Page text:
▪ You could also spend an exhausting day at Squaw Valley and never put on a pair of skis.
▪ Come here, put a pair of trousers on or something.
▪ She put on a pair of sunglasses.
▪ This kitchen is unheated, and underneath the cloth he's only wearing a pair of underpants.
▪ He would wear a pair of shoes until they almost fell apart.
▪ He wears nothing but a pair of shorts.
▪ He wears a pair of black gloves.
▪ He was wearing a pair of steel-rimmed spectacles.
▪ He was wearing a very attractive pair of black tassel loafers.
▪ The boots were very comfortable from new even when wearing a single pair of walking socks.
▪ Cynthia arrived, wearing a pair of blue oven mitts and carrying a large stew pot.
a safe pair of hands
show (sb) a clean pair of heels
▪ a pair of clip-on earrings
▪ a pair of socks
▪ Bill and his brother were a rather odd-looking pair.
▪ Do the next exercise in pairs.
▪ I've got three pairs.
▪ I need a new pair of shoes.
▪ If you wear glasses, take an extra pair when you go on vacation.
▪ Stein and his business partner are a rather unusual pair.
▪ They felt like a pair of burglars, enjoying themselves in someone else's house while the owner was away.
▪ Downstairs he found Beryl at the table with the newspaper, her coffee and a pair of scissors.
▪ Have each pair average the number of drops the penny holds.
▪ In one later incarnation, she is depicted as severe, with a scalpel and a large pair of pincers.
▪ Make a right pair, you will.
▪ Norcross found that the acquisition of a button-pressing task proceeded more rapidly with the first pair of stimuli than with the second.
▪ The square was empty, except for a pair of winos sleeping it off under the statue.
a safe pair of hands
▪ But the third was also paired up and came home with me.
▪ He had been paired off with Whitlock.
▪ If a conditioned response occurs, you will begin alternating escape scenes and pairing scenes.
▪ Strong optimism paired with strong anxiety.
▪ Well, by the time things had sorted themselves out, Johnny Miller was nearest to us and we were paired with him.
▪ You can have your menu paired with wines for an additional $ 45.
The Collaborative International Dictionary

Pair \Pair\ (p[^a]r), n. [F. paire, LL. paria, L. paria, pl. of par pair, fr. par, adj., equal. Cf. Apparel, Par equality, Peer an equal.]

  1. A number of things resembling one another, or belonging together; a set; as, a pair or flight of stairs. ``A pair of beads.''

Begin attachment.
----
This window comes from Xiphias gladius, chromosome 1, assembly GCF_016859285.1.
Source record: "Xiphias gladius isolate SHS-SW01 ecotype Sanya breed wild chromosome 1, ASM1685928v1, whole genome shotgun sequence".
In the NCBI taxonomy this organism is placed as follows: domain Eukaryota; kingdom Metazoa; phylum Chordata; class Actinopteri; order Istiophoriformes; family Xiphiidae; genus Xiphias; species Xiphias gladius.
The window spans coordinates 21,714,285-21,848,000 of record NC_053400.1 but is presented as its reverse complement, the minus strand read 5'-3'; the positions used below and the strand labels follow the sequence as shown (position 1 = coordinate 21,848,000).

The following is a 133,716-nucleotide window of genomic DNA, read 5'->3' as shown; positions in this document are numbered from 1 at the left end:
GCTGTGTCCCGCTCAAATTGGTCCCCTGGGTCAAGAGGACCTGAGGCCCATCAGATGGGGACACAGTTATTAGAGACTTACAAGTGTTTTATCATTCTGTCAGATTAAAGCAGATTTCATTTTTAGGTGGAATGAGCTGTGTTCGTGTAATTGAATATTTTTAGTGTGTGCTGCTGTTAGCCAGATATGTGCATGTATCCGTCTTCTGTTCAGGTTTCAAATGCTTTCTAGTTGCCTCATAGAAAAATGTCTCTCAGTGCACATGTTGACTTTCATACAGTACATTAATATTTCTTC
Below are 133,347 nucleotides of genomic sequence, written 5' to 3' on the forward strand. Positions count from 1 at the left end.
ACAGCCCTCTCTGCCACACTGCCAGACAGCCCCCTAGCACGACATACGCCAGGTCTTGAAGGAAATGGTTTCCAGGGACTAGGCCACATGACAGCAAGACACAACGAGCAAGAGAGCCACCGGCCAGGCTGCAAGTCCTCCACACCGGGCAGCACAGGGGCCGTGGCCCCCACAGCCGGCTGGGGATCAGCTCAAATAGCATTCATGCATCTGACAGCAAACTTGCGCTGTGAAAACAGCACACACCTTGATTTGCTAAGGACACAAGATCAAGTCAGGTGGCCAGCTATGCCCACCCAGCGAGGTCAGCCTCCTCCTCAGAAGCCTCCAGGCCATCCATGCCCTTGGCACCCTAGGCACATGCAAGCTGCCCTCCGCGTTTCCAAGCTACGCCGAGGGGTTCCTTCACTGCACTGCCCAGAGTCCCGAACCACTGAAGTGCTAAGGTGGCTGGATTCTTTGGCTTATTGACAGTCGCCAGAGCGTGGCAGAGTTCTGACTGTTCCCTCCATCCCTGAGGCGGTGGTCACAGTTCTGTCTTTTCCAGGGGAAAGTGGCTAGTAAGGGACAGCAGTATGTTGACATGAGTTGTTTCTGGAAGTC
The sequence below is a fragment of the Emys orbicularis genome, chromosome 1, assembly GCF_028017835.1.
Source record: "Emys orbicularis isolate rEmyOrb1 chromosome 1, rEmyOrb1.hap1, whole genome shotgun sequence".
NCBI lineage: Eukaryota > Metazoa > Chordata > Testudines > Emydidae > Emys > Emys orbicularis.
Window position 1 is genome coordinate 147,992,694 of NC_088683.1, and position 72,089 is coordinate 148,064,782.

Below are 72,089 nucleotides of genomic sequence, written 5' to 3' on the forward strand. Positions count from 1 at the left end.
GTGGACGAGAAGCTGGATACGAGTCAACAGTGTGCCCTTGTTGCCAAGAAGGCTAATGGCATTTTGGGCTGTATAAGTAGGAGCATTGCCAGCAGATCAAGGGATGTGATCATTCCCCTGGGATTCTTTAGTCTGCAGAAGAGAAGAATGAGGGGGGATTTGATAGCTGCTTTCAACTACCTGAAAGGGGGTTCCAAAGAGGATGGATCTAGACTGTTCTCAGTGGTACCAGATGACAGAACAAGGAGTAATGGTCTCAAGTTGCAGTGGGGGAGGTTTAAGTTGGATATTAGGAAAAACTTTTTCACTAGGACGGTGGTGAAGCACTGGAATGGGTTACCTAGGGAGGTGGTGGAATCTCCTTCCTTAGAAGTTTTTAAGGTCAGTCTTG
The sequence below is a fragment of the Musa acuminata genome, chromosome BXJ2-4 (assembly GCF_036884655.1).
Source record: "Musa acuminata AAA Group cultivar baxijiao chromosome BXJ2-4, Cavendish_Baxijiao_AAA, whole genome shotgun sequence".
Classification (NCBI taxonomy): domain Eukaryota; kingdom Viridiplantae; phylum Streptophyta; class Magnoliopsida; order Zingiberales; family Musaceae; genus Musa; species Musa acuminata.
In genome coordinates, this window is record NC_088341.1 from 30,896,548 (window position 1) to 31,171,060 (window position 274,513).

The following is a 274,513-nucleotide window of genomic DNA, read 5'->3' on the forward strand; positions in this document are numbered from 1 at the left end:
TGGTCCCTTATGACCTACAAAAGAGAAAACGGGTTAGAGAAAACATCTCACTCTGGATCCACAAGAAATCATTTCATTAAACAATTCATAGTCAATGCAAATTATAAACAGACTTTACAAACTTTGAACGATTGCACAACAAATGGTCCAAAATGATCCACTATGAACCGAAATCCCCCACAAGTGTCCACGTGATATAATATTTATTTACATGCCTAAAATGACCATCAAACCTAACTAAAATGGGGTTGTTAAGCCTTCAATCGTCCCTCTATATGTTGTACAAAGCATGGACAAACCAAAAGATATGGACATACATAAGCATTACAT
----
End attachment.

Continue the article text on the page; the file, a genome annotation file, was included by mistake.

--Beau. & Fl. ``Four pair of stairs.''

    Note: [Now mostly or quite disused.]

    Two crowns in my pocket, two pair of cards.
    --Beau. & Fl.

  2. Two things of a kind, similar in form, suited to each other, and intended to be used together; as, a pair of gloves or stockings; a pair of shoes.

  3. Two of a sort; a span; a yoke; a couple; a brace; as, a pair of horses; a pair of oxen.

  4. A married couple; a man and wife. ``A happy pair.''
    --Dryden. ``The hapless pair.''

  5. A single thing, composed of two pieces fitted to each other and used together; as, a pair of scissors; a pair of pants; a pair of tongs; a pair of bellows.

  6. Two members of opposite parties or opinion, as in a parliamentary body, who mutually agree not to vote on a given question (in order, for example, to allow the members to be absent during the vote without affecting the outcome of the vote), or on issues of a party nature during a specified time; as, there were two pairs on the final vote. [Parliamentary Cant]

    Note: A member who is thus paired with one who would have voted oppositely is said to be paired for or paired against a measure, depending on the member's position.

  7. (Kinematics) In a mechanism, two elements, or bodies, which are so applied to each other as to mutually constrain relative motion.

    Note: Pairs are named in accordance with the kind of motion they permit; thus, a journal and its bearing form a turning pair, a cylinder and its piston a sliding pair, a screw and its nut a twisting pair, etc. Any pair in which the constraining contact is along lines or at points only (as a cam and roller acting together), is designated a higher pair; any pair having constraining surfaces which fit each other (as a cylindrical pin and eye, a screw and its nut, etc.), is called a lower pair.